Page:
I asked the above question at a meeting in the last year and, of course, received a mixed and varied collection of answers from beekeepers of very diverse backgrounds. I issued the following challenge to those who did not believe all swarms were preventable; you give me the scenario of the impossible and I will give you the solution. A few impossibilities were presented and solutions given. Do I think this persuaded the doubters, of course not. When statements like, “can all swarms be prevented,” are made, it is a very general or broad statement, and unless refined/narrowed/defined, usually an equally general answer follows with no specific solution as a result. The reason some beekeepers cannot be persuaded or convinced in the face of absolutes is simple, it calls into question their beekeeping skills and is a reflection on them personally and that hurts. It is always easy to say, it is the nature of bees so therefore, ______ you can fill in the blank, because any answer will do.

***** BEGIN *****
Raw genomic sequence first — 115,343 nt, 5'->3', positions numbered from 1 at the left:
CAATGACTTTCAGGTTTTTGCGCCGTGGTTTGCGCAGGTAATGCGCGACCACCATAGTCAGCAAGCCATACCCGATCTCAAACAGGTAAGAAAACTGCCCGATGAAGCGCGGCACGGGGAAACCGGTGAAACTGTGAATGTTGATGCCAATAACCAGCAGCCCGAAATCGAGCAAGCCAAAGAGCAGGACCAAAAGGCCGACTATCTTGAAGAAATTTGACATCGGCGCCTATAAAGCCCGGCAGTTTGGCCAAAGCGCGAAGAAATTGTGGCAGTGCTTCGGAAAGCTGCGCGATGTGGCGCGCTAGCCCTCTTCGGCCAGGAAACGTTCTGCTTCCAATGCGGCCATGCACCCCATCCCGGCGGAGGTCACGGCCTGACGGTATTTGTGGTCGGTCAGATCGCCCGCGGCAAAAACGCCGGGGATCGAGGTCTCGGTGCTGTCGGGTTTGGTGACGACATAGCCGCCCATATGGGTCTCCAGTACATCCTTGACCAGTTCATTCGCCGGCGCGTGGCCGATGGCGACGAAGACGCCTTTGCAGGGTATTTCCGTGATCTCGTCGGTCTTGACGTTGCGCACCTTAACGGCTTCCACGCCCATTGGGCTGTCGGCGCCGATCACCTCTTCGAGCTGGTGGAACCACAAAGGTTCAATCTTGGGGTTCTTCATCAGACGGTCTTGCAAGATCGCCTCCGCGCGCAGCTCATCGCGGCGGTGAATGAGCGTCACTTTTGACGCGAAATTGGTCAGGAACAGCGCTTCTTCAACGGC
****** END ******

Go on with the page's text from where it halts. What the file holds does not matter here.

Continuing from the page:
I want to stop here and give all the first year beekeepers or potential new beekeepers a list of (need-to-know, memorized excuses for future references), these are very important in beekeeping and make you fit right in at most meetings, especially before or after meetings or online for use on Facebook, in chat groups, YouTube or writing your very own blog, some can be used for multiple excuses/reasons for failure, I will award stars to the really good ones: *Good **Very Good ***excellent.
- My bees died because my neighbor used something on his dandelions and as a result my bees died/absconded/queen stopped laying/ dropped dead, etc. ***
- My _____ was not very good and my bees died*
- The winter cold killed my bees***
- It was too rainy/dry/ hot/cold*
- I got a bad package/nuc/queen**
- My mentor told me the wrong thing*
- My bees swarmed and they died*
- Varroa killed my bees***